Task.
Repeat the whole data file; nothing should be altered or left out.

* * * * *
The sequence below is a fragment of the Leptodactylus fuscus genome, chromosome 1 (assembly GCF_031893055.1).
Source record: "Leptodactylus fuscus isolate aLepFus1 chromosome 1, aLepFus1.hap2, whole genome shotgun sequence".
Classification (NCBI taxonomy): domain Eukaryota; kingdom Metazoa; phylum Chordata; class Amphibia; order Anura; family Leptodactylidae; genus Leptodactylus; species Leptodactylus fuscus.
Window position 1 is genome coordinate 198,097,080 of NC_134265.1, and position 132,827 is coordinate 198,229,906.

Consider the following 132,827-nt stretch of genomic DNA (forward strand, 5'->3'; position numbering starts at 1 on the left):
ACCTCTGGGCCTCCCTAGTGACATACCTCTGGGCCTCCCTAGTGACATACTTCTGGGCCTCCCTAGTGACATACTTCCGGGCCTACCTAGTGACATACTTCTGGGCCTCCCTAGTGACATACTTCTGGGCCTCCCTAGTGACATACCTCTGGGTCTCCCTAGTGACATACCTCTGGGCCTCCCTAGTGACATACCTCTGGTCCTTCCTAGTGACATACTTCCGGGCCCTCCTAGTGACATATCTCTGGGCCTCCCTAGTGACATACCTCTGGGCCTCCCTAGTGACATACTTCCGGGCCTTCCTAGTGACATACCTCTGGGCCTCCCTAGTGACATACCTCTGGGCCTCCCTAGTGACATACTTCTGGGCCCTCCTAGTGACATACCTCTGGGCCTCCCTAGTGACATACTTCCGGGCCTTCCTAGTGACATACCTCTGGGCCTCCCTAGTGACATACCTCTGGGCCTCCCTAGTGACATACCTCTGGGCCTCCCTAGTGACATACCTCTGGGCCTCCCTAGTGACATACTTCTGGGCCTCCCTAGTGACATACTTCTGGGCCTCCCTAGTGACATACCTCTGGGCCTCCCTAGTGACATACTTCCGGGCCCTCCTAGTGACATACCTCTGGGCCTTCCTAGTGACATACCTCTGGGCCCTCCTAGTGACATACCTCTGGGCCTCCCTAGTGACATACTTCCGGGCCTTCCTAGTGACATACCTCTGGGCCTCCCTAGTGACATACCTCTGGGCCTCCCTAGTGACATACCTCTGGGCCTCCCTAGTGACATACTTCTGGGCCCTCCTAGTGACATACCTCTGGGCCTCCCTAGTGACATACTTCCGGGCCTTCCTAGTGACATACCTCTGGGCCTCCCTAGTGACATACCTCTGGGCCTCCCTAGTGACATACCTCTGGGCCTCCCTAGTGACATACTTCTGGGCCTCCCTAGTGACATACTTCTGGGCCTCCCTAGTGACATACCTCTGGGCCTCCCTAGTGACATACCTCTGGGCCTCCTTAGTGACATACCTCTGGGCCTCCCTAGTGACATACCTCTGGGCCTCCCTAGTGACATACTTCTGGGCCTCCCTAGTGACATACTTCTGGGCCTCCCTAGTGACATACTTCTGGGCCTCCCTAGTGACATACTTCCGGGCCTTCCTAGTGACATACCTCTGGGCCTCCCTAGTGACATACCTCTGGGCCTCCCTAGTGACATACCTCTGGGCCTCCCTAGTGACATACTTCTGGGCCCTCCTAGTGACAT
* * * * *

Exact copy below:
The sequence below is a fragment of the Leptodactylus fuscus genome, chromosome 1 (assembly GCF_031893055.1).
Source record: "Leptodactylus fuscus isolate aLepFus1 chromosome 1, aLepFus1.hap2, whole genome shotgun sequence".
Classification (NCBI taxonomy): domain Eukaryota; kingdom Metazoa; phylum Chordata; class Amphibia; order Anura; family Leptodactylidae; genus Leptodactylus; species Leptodactylus fuscus.
Window position 1 is genome coordinate 198,097,080 of NC_134265.1, and position 132,827 is coordinate 198,229,906.

Consider the following 132,827-nt stretch of genomic DNA (forward strand, 5'->3'; position numbering starts at 1 on the left):
ACCTCTGGGCCTCCCTAGTGACATACCTCTGGGCCTCCCTAGTGACATACTTCTGGGCCTCCCTAGTGACATACTTCCGGGCCTACCTAGTGACATACTTCTGGGCCTCCCTAGTGACATACTTCTGGGCCTCCCTAGTGACATACCTCTGGGTCTCCCTAGTGACATACCTCTGGGCCTCCCTAGTGACATACCTCTGGTCCTTCCTAGTGACATACTTCCGGGCCCTCCTAGTGACATATCTCTGGGCCTCCCTAGTGACATACCTCTGGGCCTCCCTAGTGACATACTTCCGGGCCTTCCTAGTGACATACCTCTGGGCCTCCCTAGTGACATACCTCTGGGCCTCCCTAGTGACATACTTCTGGGCCCTCCTAGTGACATACCTCTGGGCCTCCCTAGTGACATACTTCCGGGCCTTCCTAGTGACATACCTCTGGGCCTCCCTAGTGACATACCTCTGGGCCTCCCTAGTGACATACCTCTGGGCCTCCCTAGTGACATACCTCTGGGCCTCCCTAGTGACATACTTCTGGGCCTCCCTAGTGACATACTTCTGGGCCTCCCTAGTGACATACCTCTGGGCCTCCCTAGTGACATACTTCCGGGCCCTCCTAGTGACATACCTCTGGGCCTTCCTAGTGACATACCTCTGGGCCCTCCTAGTGACATACCTCTGGGCCTCCCTAGTGACATACTTCCGGGCCTTCCTAGTGACATACCTCTGGGCCTCCCTAGTGACATACCTCTGGGCCTCCCTAGTGACATACCTCTGGGCCTCCCTAGTGACATACTTCTGGGCCCTCCTAGTGACATACCTCTGGGCCTCCCTAGTGACATACTTCCGGGCCTTCCTAGTGACATACCTCTGGGCCTCCCTAGTGACATACCTCTGGGCCTCCCTAGTGACATACCTCTGGGCCTCCCTAGTGACATACTTCTGGGCCTCCCTAGTGACATACTTCTGGGCCTCCCTAGTGACATACCTCTGGGCCTCCCTAGTGACATACCTCTGGGCCTCCTTAGTGACATACCTCTGGGCCTCCCTAGTGACATACCTCTGGGCCTCCCTAGTGACATACTTCTGGGCCTCCCTAGTGACATACTTCTGGGCCTCCCTAGTGACATACTTCTGGGCCTCCCTAGTGACATACTTCCGGGCCTTCCTAGTGACATACCTCTGGGCCTCCCTAGTGACATACCTCTGGGCCTCCCTAGTGACATACCTCTGGGCCTCCCTAGTGACATACTTCTGGGCCCTCCTAGTGACAT